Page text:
Southwest Airlines Strategic Shift: Partnerships and Codeshares Coming After Years of Solo Flight

Southwest Airlines is known for going it alone. Part of their business model has largely been avoiding the cost and complexity of partnerships and of transferring bags to and from other airlines. But that may be about to change.

Two years ago the airline advertised for a new role to manage airline partnerships. They wound up making an internal hire, starting at the beginning of 2023, for a Managing Director overseeing airline partnerships. They don’t have any partnerships yet!

But JonNYC flagged a job listing for a Director of Airline Partnerships and Alliances. The role is expressly defined to recommend, negotiate and implement partnerships with interline and codeshare partner carriers.

Enilria asks, “I wonder what has changed with their future plans that has made this necessary? Is it to add international flying? Or to code share with foreign carriers in places like Los Angeles? Is it to code share with JetBlue?”

It strikes me though that this is not new, but under development for at least two years – longer than the airline’s current challenges, and dating back to before their holiday 2022 meltdown. It’s unclear whether it’s ultimately a domestic or international codeshare or mere interline partnership, with the ability to sell other airline itineraries as part of the same reservation.

And this listing doesn’t mean it’ll happen soon. It was seven years after announcing a role to manage overwater operations before Southwest announced plans to fly to Hawaii.

This also wouldn’t be the first partnerships Southwest has undertaken, even though they don’t currently have any.

  • They codeshared with American Trans Air starting back in 2004 (Southwest acquired much of its Chicago Midway presence from ATA).

  • They announced a codeshare with Canada’s WestJet in 2008 but it was never implemented.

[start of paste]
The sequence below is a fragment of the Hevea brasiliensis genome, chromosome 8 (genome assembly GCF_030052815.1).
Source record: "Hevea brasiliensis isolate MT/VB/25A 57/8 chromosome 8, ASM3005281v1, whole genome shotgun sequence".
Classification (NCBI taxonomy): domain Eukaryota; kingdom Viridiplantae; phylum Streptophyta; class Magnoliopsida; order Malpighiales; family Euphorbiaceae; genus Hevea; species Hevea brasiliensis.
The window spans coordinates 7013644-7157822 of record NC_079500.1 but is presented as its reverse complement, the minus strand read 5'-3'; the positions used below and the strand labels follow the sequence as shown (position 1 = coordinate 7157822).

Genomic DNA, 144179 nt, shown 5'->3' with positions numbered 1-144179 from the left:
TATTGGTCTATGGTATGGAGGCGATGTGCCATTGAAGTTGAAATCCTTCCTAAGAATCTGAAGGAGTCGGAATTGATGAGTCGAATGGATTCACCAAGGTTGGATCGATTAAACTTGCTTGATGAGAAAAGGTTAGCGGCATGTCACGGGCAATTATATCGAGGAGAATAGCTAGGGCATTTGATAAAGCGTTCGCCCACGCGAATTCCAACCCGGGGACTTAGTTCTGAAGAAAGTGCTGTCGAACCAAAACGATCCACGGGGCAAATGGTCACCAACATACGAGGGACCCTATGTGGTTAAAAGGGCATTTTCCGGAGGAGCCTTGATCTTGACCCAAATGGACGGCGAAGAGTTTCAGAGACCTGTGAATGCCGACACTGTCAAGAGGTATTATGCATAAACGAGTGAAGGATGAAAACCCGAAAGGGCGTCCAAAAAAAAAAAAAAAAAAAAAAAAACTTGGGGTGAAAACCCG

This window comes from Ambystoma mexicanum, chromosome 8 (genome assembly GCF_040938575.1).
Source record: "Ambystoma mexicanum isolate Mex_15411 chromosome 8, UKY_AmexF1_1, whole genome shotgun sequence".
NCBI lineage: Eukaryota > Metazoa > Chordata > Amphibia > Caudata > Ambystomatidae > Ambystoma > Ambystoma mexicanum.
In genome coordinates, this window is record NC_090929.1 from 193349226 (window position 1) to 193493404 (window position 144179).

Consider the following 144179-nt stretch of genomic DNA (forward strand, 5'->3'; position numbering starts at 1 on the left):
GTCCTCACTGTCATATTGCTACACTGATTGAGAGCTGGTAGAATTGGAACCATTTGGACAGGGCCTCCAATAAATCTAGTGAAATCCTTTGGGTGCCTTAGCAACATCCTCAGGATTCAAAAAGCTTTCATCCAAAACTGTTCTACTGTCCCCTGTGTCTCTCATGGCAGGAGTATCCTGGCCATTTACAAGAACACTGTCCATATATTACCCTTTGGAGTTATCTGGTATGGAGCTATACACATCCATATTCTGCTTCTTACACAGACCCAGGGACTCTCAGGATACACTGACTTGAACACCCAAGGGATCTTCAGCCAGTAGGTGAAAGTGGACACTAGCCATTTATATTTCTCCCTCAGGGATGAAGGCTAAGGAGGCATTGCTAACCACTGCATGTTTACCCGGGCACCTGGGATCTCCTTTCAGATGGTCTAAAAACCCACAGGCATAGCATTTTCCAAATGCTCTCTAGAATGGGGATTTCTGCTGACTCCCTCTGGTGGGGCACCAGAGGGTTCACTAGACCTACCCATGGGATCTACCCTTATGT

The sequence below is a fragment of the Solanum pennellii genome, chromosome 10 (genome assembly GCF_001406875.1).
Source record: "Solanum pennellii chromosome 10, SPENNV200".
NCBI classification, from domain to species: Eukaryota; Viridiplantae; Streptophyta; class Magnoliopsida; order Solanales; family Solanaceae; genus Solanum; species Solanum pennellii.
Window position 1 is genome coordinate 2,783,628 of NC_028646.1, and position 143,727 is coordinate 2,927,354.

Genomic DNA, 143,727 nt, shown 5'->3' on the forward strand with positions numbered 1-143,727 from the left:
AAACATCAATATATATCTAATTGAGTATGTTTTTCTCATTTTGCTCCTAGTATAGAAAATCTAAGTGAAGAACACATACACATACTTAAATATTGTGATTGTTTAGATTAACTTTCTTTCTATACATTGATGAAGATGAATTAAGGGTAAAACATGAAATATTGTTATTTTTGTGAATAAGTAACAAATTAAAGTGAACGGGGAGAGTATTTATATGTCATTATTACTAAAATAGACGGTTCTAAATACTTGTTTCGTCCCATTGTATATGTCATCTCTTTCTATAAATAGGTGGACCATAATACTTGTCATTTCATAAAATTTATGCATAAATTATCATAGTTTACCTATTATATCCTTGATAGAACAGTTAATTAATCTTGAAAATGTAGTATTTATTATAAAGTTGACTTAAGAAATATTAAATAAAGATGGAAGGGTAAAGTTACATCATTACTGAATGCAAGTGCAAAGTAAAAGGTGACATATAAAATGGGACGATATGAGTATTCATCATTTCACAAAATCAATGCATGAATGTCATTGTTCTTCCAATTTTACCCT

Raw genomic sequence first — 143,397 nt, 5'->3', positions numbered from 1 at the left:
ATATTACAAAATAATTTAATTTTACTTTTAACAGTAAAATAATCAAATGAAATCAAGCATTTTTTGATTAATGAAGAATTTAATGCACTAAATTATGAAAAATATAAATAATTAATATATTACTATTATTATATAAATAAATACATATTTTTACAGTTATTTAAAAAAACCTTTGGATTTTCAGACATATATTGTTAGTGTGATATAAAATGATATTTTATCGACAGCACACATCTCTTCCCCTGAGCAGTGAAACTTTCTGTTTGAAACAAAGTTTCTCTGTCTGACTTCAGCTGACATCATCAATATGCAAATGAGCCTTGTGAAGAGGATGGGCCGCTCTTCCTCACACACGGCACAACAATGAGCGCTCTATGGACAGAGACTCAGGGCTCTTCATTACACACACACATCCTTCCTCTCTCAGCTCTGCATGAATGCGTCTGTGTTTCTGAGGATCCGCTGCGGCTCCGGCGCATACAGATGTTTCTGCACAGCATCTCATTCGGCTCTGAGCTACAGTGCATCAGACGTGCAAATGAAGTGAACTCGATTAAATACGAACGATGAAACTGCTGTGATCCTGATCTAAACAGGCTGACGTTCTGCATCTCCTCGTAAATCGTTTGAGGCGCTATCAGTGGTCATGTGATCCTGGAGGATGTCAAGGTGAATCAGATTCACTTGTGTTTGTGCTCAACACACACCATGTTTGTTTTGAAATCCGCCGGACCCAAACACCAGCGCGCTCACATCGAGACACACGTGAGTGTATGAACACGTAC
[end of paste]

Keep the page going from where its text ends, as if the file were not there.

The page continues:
• They also had an agreement with Mexico’s Volaris where they sold Volaris tickets on the Southwest Airlines website and offered interline bag checking.

I’d be interested in whether any readers are familiar with changes in the recently-ratified pilot union deal that might allow for codeshares. Generally pilots see any partnership as outsourcing flying that ‘belongs to them’ (outside of their ‘scope’) so the airline has to sell any partnership as additive and supportive of their growing their own flying.

About Gary Leff

Gary Leff is one of the foremost experts in the field of miles, points, and frequent business travel - a topic he has covered since 2002. Co-founder of frequent flyer community, emcee of the Freddie Awards, and named one of the "World's Top Travel Experts" by Conde' Nast Traveler (2010-Present) Gary has been a guest on most major news media, profiled in several top print publications, and published broadly on the topic of consumer loyalty. More About Gary »

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  1. I live I’m DFW and it’s been rumored that they will soon fly from DFW Airport as well. I see this as a way for them to connect passengers with other international LCCs.

  2. I would like to see Southwest at DFW. Maybe the will codeshare with AA. ASmerican is the only airline that flies ACT to DFW.

  3. @ Gary — They should really focus on assigned seating and allowing OTAs to disaplay their fares. Why are they leaving out such a significant piece of the market? Is it IT issues? There is zero value to passengers in open seating.

  4. gene beat me to it

    after the nuclear meltdown they finally realized the could not run the business on 30-year-old code

    they had to build new systems from the ground up; “re-architecting” is not possible given the age of the code and the obsolescence of their business requirements and definitions

    the internal promotion hire doesn’t make sense in this context; but they need someone to talk to all potential partners simply to identify and document the systems requirements